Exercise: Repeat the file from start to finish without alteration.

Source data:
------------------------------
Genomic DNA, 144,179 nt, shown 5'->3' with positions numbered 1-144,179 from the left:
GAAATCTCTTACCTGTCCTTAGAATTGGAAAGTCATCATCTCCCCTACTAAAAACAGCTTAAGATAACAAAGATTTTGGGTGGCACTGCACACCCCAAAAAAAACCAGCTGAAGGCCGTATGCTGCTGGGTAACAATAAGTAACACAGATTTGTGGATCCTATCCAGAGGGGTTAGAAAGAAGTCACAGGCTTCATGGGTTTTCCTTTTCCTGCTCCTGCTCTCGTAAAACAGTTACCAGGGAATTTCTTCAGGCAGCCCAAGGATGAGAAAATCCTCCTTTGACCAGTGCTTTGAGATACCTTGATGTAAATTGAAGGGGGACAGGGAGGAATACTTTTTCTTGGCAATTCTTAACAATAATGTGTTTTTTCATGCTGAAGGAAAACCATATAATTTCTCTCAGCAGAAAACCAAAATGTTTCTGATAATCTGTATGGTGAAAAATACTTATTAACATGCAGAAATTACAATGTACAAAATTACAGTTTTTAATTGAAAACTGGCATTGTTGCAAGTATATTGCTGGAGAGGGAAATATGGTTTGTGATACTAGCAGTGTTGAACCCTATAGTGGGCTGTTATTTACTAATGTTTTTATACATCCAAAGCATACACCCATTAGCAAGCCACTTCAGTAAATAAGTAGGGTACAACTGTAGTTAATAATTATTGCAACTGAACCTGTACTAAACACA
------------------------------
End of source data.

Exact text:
Genomic DNA, 144,179 nt, shown 5'->3' with positions numbered 1-144,179 from the left:
GAAATCTCTTACCTGTCCTTAGAATTGGAAAGTCATCATCTCCCCTACTAAAAACAGCTTAAGATAACAAAGATTTTGGGTGGCACTGCACACCCCAAAAAAAACCAGCTGAAGGCCGTATGCTGCTGGGTAACAATAAGTAACACAGATTTGTGGATCCTATCCAGAGGGGTTAGAAAGAAGTCACAGGCTTCATGGGTTTTCCTTTTCCTGCTCCTGCTCTCGTAAAACAGTTACCAGGGAATTTCTTCAGGCAGCCCAAGGATGAGAAAATCCTCCTTTGACCAGTGCTTTGAGATACCTTGATGTAAATTGAAGGGGGACAGGGAGGAATACTTTTTCTTGGCAATTCTTAACAATAATGTGTTTTTTCATGCTGAAGGAAAACCATATAATTTCTCTCAGCAGAAAACCAAAATGTTTCTGATAATCTGTATGGTGAAAAATACTTATTAACATGCAGAAATTACAATGTACAAAATTACAGTTTTTAATTGAAAACTGGCATTGTTGCAAGTATATTGCTGGAGAGGGAAATATGGTTTGTGATACTAGCAGTGTTGAACCCTATAGTGGGCTGTTATTTACTAATGTTTTTATACATCCAAAGCATACACCCATTAGCAAGCCACTTCAGTAAATAAGTAGGGTACAACTGTAGTTAATAATTATTGCAACTGAACCTGTACTAAACACA